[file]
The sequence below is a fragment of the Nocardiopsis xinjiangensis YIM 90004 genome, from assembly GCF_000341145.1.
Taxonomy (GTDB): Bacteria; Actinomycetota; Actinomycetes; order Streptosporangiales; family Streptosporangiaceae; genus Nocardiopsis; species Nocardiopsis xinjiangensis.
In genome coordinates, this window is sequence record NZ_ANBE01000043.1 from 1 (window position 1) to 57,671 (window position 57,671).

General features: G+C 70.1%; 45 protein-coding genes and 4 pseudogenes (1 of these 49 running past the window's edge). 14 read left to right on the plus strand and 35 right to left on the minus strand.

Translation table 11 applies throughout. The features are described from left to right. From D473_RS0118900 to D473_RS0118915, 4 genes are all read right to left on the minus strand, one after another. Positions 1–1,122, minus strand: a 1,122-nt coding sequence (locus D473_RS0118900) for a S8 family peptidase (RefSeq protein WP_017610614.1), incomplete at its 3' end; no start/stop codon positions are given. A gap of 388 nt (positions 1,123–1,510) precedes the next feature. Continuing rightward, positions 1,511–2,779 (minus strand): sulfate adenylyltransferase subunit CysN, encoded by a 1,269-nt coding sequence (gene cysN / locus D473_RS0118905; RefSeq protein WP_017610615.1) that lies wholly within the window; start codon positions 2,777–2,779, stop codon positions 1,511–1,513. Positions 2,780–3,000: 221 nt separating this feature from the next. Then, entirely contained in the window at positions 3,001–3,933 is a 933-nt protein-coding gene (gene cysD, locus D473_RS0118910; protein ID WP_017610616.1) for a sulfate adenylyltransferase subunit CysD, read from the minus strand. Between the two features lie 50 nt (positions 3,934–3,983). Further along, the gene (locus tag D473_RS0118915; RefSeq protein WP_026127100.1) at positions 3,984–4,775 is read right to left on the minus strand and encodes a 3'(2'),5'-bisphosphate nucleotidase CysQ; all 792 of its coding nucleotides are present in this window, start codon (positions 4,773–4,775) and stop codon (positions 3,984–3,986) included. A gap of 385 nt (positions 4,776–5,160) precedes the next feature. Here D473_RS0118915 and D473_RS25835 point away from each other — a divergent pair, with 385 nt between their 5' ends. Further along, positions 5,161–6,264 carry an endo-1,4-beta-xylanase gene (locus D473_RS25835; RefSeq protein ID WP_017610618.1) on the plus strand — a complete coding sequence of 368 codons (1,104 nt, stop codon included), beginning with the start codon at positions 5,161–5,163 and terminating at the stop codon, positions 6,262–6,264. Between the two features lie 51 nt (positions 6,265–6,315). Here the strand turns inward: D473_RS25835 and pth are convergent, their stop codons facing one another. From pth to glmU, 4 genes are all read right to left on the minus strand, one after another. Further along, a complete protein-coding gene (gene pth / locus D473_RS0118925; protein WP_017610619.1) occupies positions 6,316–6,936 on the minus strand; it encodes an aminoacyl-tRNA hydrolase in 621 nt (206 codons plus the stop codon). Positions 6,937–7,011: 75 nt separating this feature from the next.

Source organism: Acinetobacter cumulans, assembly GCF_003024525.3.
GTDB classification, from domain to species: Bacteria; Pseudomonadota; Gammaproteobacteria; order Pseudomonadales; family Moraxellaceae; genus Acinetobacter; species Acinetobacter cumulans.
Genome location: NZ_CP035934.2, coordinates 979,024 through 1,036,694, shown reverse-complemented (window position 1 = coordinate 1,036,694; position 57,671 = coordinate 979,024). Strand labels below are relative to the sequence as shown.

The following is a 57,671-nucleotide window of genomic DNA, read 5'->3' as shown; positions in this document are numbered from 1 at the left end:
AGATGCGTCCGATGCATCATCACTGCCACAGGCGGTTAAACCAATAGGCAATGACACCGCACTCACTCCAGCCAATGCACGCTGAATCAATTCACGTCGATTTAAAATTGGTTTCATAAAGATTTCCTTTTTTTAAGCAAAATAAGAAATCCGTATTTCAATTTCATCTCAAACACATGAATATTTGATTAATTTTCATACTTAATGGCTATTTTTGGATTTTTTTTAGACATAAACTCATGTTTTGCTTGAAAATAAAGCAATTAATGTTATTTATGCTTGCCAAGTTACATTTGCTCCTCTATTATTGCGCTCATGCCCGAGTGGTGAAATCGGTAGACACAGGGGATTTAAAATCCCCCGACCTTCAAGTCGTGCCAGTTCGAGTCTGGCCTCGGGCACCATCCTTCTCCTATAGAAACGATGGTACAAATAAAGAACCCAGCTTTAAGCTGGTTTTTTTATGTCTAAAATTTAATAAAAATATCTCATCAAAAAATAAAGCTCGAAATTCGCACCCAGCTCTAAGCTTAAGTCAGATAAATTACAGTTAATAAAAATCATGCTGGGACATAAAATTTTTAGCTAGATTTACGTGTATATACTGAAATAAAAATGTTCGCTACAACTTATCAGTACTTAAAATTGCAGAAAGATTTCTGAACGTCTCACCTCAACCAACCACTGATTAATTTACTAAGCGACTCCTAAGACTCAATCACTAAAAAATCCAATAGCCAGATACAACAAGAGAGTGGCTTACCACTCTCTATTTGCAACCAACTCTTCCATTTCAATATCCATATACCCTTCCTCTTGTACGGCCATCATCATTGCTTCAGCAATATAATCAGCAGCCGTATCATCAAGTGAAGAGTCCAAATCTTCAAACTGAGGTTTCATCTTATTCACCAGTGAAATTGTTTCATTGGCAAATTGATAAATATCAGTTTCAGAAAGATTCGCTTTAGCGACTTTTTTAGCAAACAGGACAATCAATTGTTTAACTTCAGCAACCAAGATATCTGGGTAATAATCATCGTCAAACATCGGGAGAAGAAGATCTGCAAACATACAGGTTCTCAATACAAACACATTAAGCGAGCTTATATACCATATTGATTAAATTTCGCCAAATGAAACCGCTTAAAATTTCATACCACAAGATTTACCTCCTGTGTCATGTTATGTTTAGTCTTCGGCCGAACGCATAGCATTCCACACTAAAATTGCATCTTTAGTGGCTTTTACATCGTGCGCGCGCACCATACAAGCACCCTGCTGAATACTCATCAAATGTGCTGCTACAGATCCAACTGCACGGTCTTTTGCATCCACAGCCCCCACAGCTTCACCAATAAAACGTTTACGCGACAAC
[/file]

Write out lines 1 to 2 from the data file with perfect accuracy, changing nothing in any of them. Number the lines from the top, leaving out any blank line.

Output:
The sequence below is a fragment of the Nocardiopsis xinjiangensis YIM 90004 genome, from assembly GCF_000341145.1.
Taxonomy (GTDB): Bacteria; Actinomycetota; Actinomycetes; order Streptosporangiales; family Streptosporangiaceae; genus Nocardiopsis; species Nocardiopsis xinjiangensis.